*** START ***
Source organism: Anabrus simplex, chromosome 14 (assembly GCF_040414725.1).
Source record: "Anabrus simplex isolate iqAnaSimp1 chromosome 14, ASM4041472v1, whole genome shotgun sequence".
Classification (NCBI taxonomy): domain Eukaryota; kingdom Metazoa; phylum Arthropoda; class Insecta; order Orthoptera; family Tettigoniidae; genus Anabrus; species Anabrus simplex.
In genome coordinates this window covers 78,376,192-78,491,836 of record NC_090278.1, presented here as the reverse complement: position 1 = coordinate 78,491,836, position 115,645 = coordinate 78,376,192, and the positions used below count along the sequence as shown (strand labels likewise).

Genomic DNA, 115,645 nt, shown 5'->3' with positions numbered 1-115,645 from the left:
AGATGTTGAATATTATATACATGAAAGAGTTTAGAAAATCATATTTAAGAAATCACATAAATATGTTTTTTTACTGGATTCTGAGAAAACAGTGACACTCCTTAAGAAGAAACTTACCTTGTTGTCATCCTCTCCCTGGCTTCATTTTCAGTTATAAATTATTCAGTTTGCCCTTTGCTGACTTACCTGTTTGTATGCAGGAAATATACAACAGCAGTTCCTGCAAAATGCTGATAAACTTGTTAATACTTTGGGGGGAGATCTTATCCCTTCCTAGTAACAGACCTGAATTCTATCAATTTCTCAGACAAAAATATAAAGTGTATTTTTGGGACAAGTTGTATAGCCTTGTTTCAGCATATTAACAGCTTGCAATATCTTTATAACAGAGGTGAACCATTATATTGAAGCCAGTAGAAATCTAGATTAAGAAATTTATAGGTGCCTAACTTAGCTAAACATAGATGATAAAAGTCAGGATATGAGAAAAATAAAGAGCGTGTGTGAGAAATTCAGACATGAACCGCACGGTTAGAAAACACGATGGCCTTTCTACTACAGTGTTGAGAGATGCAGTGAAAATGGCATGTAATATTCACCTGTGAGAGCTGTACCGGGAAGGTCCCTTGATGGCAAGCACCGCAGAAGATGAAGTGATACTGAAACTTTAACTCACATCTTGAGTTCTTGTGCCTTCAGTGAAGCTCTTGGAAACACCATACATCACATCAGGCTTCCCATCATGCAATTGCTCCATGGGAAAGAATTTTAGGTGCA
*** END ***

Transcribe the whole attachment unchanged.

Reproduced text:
Source organism: Anabrus simplex, chromosome 14 (assembly GCF_040414725.1).
Source record: "Anabrus simplex isolate iqAnaSimp1 chromosome 14, ASM4041472v1, whole genome shotgun sequence".
Classification (NCBI taxonomy): domain Eukaryota; kingdom Metazoa; phylum Arthropoda; class Insecta; order Orthoptera; family Tettigoniidae; genus Anabrus; species Anabrus simplex.
In genome coordinates this window covers 78,376,192-78,491,836 of record NC_090278.1, presented here as the reverse complement: position 1 = coordinate 78,491,836, position 115,645 = coordinate 78,376,192, and the positions used below count along the sequence as shown (strand labels likewise).

Genomic DNA, 115,645 nt, shown 5'->3' with positions numbered 1-115,645 from the left:
AGATGTTGAATATTATATACATGAAAGAGTTTAGAAAATCATATTTAAGAAATCACATAAATATGTTTTTTTACTGGATTCTGAGAAAACAGTGACACTCCTTAAGAAGAAACTTACCTTGTTGTCATCCTCTCCCTGGCTTCATTTTCAGTTATAAATTATTCAGTTTGCCCTTTGCTGACTTACCTGTTTGTATGCAGGAAATATACAACAGCAGTTCCTGCAAAATGCTGATAAACTTGTTAATACTTTGGGGGGAGATCTTATCCCTTCCTAGTAACAGACCTGAATTCTATCAATTTCTCAGACAAAAATATAAAGTGTATTTTTGGGACAAGTTGTATAGCCTTGTTTCAGCATATTAACAGCTTGCAATATCTTTATAACAGAGGTGAACCATTATATTGAAGCCAGTAGAAATCTAGATTAAGAAATTTATAGGTGCCTAACTTAGCTAAACATAGATGATAAAAGTCAGGATATGAGAAAAATAAAGAGCGTGTGTGAGAAATTCAGACATGAACCGCACGGTTAGAAAACACGATGGCCTTTCTACTACAGTGTTGAGAGATGCAGTGAAAATGGCATGTAATATTCACCTGTGAGAGCTGTACCGGGAAGGTCCCTTGATGGCAAGCACCGCAGAAGATGAAGTGATACTGAAACTTTAACTCACATCTTGAGTTCTTGTGCCTTCAGTGAAGCTCTTGGAAACACCATACATCACATCAGGCTTCCCATCATGCAATTGCTCCATGGGAAAGAATTTTAGGTGCA